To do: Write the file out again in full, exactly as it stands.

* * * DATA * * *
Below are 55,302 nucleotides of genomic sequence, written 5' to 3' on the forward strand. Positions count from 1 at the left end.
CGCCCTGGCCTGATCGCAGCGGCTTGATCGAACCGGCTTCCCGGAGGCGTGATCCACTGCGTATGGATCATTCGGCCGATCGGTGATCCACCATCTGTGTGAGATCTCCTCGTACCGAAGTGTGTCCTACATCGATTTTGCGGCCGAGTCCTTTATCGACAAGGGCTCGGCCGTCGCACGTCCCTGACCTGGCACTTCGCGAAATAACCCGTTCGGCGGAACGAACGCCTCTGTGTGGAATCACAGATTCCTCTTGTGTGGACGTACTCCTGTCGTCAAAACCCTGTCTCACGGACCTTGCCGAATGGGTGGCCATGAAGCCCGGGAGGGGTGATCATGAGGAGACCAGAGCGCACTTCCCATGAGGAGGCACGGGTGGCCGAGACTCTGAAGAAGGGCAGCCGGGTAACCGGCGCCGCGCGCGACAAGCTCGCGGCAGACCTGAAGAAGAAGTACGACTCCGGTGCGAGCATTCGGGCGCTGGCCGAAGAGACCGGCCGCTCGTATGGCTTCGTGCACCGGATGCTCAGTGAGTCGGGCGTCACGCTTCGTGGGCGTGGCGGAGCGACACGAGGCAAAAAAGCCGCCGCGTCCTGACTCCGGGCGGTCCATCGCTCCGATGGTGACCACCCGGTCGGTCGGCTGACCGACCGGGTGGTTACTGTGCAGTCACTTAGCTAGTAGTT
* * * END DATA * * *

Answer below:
Below are 55,302 nucleotides of genomic sequence, written 5' to 3' on the forward strand. Positions count from 1 at the left end.
CGCCCTGGCCTGATCGCAGCGGCTTGATCGAACCGGCTTCCCGGAGGCGTGATCCACTGCGTATGGATCATTCGGCCGATCGGTGATCCACCATCTGTGTGAGATCTCCTCGTACCGAAGTGTGTCCTACATCGATTTTGCGGCCGAGTCCTTTATCGACAAGGGCTCGGCCGTCGCACGTCCCTGACCTGGCACTTCGCGAAATAACCCGTTCGGCGGAACGAACGCCTCTGTGTGGAATCACAGATTCCTCTTGTGTGGACGTACTCCTGTCGTCAAAACCCTGTCTCACGGACCTTGCCGAATGGGTGGCCATGAAGCCCGGGAGGGGTGATCATGAGGAGACCAGAGCGCACTTCCCATGAGGAGGCACGGGTGGCCGAGACTCTGAAGAAGGGCAGCCGGGTAACCGGCGCCGCGCGCGACAAGCTCGCGGCAGACCTGAAGAAGAAGTACGACTCCGGTGCGAGCATTCGGGCGCTGGCCGAAGAGACCGGCCGCTCGTATGGCTTCGTGCACCGGATGCTCAGTGAGTCGGGCGTCACGCTTCGTGGGCGTGGCGGAGCGACACGAGGCAAAAAAGCCGCCGCGTCCTGACTCCGGGCGGTCCATCGCTCCGATGGTGACCACCCGGTCGGTCGGCTGACCGACCGGGTGGTTACTGTGCAGTCACTTAGCTAGTAGTT